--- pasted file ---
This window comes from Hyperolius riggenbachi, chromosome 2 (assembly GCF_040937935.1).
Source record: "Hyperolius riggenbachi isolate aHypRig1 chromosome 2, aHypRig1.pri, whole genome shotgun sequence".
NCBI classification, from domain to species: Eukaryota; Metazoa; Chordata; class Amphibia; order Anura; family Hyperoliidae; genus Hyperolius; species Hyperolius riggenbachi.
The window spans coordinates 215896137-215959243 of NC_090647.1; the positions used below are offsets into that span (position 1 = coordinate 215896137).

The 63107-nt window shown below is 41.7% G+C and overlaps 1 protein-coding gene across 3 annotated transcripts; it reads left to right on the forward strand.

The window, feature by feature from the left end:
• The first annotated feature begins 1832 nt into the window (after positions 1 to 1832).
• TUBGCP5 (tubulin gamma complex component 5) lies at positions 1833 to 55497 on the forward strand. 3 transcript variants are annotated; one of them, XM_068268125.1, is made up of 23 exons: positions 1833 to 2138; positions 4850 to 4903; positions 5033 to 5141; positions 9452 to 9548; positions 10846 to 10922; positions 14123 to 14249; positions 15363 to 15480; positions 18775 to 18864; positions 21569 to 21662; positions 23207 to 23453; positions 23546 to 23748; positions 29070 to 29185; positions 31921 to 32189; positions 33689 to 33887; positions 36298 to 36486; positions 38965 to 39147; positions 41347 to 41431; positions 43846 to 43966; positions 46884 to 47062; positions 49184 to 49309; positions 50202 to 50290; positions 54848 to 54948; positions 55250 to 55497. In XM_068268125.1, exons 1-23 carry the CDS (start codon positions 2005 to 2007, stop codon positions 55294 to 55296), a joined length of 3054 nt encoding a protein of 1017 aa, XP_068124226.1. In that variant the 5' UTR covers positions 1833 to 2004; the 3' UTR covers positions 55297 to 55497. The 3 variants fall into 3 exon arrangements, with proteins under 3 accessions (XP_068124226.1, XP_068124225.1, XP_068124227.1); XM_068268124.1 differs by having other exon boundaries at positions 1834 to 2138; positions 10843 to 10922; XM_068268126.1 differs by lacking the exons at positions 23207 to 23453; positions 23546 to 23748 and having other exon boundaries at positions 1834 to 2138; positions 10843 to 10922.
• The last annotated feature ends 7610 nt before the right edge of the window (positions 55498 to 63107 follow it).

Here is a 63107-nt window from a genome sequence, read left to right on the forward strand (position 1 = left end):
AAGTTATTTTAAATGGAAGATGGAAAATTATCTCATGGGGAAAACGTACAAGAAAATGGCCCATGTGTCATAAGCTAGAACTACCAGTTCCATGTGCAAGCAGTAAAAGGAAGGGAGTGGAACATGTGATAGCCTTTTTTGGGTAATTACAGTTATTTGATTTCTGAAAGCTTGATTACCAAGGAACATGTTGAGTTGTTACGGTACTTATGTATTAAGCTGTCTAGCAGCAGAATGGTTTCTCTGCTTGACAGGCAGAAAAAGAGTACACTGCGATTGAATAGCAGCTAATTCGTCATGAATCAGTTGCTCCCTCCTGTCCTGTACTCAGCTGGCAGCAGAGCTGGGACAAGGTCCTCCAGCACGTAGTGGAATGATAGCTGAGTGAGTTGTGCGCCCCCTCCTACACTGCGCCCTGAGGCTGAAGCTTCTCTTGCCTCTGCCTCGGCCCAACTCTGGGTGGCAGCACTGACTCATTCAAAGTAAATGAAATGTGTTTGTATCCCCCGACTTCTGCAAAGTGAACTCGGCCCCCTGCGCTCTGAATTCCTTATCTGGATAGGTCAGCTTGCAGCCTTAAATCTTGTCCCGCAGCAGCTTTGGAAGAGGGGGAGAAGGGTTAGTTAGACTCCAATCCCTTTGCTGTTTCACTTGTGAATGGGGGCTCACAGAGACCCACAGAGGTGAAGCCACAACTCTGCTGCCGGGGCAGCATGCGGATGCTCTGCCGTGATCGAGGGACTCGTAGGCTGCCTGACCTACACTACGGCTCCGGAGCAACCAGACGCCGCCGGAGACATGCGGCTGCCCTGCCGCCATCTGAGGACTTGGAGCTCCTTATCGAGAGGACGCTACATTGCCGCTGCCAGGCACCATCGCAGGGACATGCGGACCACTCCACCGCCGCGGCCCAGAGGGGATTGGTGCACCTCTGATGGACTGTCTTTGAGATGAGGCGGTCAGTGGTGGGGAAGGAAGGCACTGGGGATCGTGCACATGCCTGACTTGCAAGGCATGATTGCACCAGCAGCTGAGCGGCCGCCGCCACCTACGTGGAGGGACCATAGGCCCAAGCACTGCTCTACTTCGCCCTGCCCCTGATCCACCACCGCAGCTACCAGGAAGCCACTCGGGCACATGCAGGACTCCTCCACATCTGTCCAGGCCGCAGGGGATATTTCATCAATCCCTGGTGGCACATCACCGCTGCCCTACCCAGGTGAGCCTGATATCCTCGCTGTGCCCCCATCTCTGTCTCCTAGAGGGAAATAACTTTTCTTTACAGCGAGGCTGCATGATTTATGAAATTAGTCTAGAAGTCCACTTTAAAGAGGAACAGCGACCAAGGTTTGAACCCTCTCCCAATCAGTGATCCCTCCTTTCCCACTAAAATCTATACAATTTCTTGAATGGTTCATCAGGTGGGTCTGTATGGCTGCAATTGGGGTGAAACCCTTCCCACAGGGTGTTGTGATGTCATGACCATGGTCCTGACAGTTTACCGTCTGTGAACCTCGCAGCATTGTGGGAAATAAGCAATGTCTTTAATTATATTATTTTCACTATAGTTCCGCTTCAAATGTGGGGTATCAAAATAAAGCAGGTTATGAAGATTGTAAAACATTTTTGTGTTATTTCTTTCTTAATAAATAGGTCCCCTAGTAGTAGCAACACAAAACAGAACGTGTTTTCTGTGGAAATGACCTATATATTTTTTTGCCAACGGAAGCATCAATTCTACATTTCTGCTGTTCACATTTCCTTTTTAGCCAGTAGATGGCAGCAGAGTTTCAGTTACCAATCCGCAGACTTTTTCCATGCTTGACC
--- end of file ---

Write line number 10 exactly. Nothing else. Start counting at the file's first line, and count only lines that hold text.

Here is a 63107-nt window from a genome sequence, read left to right on the forward strand (position 1 = left end):